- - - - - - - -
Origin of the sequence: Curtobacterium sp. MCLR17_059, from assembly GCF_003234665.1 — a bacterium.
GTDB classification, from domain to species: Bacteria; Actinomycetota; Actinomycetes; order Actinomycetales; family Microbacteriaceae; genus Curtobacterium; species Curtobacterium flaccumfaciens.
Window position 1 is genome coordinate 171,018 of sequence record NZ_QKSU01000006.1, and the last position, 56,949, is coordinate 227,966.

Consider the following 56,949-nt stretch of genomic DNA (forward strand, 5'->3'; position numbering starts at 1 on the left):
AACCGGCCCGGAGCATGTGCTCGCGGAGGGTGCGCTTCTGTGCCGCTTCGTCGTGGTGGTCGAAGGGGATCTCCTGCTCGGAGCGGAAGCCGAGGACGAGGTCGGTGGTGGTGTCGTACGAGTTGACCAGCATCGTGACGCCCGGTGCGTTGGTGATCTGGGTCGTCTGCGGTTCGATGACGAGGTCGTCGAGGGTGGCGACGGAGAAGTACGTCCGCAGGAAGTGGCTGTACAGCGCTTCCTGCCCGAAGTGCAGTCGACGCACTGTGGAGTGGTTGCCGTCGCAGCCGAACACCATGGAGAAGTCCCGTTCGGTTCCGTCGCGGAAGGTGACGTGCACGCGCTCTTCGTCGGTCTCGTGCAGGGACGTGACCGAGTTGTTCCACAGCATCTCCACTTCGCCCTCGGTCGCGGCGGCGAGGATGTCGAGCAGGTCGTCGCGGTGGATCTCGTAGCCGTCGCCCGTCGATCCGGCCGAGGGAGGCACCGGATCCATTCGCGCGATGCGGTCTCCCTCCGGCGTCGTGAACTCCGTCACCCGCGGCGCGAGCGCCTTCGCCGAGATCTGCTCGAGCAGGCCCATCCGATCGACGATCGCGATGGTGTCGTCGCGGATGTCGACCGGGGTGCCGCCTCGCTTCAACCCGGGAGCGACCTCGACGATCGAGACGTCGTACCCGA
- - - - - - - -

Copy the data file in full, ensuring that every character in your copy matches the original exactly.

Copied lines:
Origin of the sequence: Curtobacterium sp. MCLR17_059, from assembly GCF_003234665.1 — a bacterium.
GTDB classification, from domain to species: Bacteria; Actinomycetota; Actinomycetes; order Actinomycetales; family Microbacteriaceae; genus Curtobacterium; species Curtobacterium flaccumfaciens.
Window position 1 is genome coordinate 171,018 of sequence record NZ_QKSU01000006.1, and the last position, 56,949, is coordinate 227,966.

Consider the following 56,949-nt stretch of genomic DNA (forward strand, 5'->3'; position numbering starts at 1 on the left):
AACCGGCCCGGAGCATGTGCTCGCGGAGGGTGCGCTTCTGTGCCGCTTCGTCGTGGTGGTCGAAGGGGATCTCCTGCTCGGAGCGGAAGCCGAGGACGAGGTCGGTGGTGGTGTCGTACGAGTTGACCAGCATCGTGACGCCCGGTGCGTTGGTGATCTGGGTCGTCTGCGGTTCGATGACGAGGTCGTCGAGGGTGGCGACGGAGAAGTACGTCCGCAGGAAGTGGCTGTACAGCGCTTCCTGCCCGAAGTGCAGTCGACGCACTGTGGAGTGGTTGCCGTCGCAGCCGAACACCATGGAGAAGTCCCGTTCGGTTCCGTCGCGGAAGGTGACGTGCACGCGCTCTTCGTCGGTCTCGTGCAGGGACGTGACCGAGTTGTTCCACAGCATCTCCACTTCGCCCTCGGTCGCGGCGGCGAGGATGTCGAGCAGGTCGTCGCGGTGGATCTCGTAGCCGTCGCCCGTCGATCCGGCCGAGGGAGGCACCGGATCCATTCGCGCGATGCGGTCTCCCTCCGGCGTCGTGAACTCCGTCACCCGCGGCGCGAGCGCCTTCGCCGAGATCTGCTCGAGCAGGCCCATCCGATCGACGATCGCGATGGTGTCGTCGCGGATGTCGACCGGGGTGCCGCCTCGCTTCAACCCGGGAGCGACCTCGACGATCGAGACGTCGTACCCGA